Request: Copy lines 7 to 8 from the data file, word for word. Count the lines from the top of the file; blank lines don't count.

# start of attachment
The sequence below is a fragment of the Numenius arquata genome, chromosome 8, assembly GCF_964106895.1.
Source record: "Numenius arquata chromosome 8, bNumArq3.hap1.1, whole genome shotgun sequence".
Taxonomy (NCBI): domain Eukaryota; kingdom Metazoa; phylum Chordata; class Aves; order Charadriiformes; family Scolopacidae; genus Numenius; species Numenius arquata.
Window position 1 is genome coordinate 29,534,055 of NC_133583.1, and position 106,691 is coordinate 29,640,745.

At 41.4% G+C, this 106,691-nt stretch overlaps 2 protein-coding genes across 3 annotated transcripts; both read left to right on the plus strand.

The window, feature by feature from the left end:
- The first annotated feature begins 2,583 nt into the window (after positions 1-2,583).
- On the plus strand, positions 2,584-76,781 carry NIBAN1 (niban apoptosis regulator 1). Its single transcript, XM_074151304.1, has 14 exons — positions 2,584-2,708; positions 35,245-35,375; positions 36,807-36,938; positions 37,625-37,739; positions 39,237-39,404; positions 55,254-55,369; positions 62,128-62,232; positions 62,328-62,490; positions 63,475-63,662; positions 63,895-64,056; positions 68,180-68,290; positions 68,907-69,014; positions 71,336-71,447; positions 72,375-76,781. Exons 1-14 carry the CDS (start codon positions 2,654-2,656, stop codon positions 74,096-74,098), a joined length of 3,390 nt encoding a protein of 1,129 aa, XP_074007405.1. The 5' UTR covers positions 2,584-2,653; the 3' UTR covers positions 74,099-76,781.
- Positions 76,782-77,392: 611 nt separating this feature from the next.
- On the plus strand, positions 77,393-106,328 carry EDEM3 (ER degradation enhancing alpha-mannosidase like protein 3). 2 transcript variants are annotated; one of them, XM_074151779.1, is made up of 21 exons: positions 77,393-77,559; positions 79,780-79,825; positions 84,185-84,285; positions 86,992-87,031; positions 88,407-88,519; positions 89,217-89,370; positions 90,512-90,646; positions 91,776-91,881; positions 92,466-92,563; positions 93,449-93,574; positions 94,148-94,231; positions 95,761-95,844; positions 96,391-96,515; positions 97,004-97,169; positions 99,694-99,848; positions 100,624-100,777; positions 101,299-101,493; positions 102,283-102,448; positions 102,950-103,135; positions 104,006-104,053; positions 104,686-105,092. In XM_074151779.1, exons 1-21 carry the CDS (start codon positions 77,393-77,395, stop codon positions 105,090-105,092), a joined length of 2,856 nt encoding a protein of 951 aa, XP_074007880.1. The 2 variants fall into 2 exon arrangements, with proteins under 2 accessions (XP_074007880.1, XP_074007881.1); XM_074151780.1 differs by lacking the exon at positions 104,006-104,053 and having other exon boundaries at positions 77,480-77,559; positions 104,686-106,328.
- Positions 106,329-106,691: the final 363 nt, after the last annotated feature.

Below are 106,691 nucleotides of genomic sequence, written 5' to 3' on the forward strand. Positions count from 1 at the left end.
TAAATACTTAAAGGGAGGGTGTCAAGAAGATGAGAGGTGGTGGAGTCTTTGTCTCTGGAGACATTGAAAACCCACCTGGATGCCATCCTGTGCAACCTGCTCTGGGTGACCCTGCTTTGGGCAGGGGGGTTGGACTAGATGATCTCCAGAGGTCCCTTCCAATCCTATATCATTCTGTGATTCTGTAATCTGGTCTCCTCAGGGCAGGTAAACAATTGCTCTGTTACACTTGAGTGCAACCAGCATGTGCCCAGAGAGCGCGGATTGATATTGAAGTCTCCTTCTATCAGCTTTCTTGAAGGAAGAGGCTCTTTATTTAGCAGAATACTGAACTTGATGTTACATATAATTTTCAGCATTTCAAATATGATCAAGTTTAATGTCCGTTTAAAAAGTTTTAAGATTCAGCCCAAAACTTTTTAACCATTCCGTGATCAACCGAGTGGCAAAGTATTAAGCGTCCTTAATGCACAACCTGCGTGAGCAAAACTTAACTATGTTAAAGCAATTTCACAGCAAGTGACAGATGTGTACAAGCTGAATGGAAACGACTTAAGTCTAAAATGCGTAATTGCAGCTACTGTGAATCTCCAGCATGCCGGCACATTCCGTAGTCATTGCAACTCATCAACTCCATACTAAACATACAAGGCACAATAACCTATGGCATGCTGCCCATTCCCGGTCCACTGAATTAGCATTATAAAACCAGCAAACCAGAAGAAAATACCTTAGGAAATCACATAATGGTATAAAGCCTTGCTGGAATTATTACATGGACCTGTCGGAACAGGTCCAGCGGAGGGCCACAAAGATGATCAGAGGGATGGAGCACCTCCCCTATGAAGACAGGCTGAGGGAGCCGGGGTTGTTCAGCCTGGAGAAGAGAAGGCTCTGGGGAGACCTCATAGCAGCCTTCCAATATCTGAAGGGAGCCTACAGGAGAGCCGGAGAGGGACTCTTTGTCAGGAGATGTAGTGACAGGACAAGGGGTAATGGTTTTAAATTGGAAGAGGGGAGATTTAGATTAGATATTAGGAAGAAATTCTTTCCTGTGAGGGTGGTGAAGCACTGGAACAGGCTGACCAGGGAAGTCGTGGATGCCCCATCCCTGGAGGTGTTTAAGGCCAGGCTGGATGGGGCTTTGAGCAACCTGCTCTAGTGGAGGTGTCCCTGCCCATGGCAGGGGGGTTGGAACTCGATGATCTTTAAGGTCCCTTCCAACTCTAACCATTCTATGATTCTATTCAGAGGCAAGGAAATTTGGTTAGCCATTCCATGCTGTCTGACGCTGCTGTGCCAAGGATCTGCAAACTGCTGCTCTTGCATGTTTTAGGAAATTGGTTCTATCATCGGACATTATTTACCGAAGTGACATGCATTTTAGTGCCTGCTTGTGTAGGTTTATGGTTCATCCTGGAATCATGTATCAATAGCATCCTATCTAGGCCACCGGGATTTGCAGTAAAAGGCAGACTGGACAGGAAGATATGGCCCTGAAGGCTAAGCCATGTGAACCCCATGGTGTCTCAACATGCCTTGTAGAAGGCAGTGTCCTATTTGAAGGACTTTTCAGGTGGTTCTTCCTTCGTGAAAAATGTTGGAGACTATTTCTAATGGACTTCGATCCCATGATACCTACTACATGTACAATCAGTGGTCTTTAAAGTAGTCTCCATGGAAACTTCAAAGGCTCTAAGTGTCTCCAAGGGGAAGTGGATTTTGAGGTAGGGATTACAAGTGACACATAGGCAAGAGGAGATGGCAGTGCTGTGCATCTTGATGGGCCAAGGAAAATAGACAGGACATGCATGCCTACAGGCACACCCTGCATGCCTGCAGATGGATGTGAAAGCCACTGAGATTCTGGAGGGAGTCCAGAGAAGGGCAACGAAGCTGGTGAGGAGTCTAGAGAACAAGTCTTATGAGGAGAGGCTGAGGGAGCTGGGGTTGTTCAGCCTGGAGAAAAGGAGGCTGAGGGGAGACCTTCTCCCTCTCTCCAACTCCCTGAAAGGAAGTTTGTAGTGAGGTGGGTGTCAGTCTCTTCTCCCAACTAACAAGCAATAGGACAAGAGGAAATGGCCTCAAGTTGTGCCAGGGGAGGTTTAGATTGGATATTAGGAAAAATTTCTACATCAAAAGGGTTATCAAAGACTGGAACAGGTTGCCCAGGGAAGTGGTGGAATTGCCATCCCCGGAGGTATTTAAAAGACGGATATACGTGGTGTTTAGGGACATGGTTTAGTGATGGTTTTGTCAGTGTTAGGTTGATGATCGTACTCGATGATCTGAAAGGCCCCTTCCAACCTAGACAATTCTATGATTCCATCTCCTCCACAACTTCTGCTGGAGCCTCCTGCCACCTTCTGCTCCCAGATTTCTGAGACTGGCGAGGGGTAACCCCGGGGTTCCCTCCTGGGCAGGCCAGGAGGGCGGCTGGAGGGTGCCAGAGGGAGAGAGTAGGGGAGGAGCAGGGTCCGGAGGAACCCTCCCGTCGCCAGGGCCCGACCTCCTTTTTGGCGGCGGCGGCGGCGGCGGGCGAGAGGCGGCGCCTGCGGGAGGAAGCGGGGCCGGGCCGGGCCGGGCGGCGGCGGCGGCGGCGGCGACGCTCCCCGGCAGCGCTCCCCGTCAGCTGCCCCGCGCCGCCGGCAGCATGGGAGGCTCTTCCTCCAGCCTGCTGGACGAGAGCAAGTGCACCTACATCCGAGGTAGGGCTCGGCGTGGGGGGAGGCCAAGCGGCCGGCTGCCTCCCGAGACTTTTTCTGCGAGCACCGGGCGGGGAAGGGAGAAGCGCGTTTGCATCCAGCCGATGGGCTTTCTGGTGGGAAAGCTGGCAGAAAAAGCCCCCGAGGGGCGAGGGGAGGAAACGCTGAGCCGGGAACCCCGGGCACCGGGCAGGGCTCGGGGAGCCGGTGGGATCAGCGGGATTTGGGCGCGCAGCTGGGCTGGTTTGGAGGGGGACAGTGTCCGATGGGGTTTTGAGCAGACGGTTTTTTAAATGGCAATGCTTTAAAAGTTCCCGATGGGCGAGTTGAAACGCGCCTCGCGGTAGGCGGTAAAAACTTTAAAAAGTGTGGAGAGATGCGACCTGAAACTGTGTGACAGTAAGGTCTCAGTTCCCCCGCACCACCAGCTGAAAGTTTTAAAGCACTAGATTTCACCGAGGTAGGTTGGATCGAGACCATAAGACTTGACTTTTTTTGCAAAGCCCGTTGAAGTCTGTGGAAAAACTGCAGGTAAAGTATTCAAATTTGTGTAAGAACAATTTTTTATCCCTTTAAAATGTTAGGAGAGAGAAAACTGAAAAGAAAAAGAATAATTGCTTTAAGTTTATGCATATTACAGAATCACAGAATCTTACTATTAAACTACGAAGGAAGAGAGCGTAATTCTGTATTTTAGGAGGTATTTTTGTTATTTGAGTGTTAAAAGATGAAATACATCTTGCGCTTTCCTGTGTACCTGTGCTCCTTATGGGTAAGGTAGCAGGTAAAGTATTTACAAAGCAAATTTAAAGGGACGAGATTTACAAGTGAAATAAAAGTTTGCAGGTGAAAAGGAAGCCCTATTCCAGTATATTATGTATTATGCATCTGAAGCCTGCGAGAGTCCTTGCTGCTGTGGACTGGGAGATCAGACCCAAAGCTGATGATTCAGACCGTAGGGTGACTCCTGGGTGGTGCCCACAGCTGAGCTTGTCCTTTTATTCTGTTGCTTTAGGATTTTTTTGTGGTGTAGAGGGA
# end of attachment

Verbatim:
- The first annotated feature begins 2,583 nt into the window (after positions 1-2,583).
- On the plus strand, positions 2,584-76,781 carry NIBAN1 (niban apoptosis regulator 1). Its single transcript, XM_074151304.1, has 14 exons — positions 2,584-2,708; positions 35,245-35,375; positions 36,807-36,938; positions 37,625-37,739; positions 39,237-39,404; positions 55,254-55,369; positions 62,128-62,232; positions 62,328-62,490; positions 63,475-63,662; positions 63,895-64,056; positions 68,180-68,290; positions 68,907-69,014; positions 71,336-71,447; positions 72,375-76,781. Exons 1-14 carry the CDS (start codon positions 2,654-2,656, stop codon positions 74,096-74,098), a joined length of 3,390 nt encoding a protein of 1,129 aa, XP_074007405.1. The 5' UTR covers positions 2,584-2,653; the 3' UTR covers positions 74,099-76,781.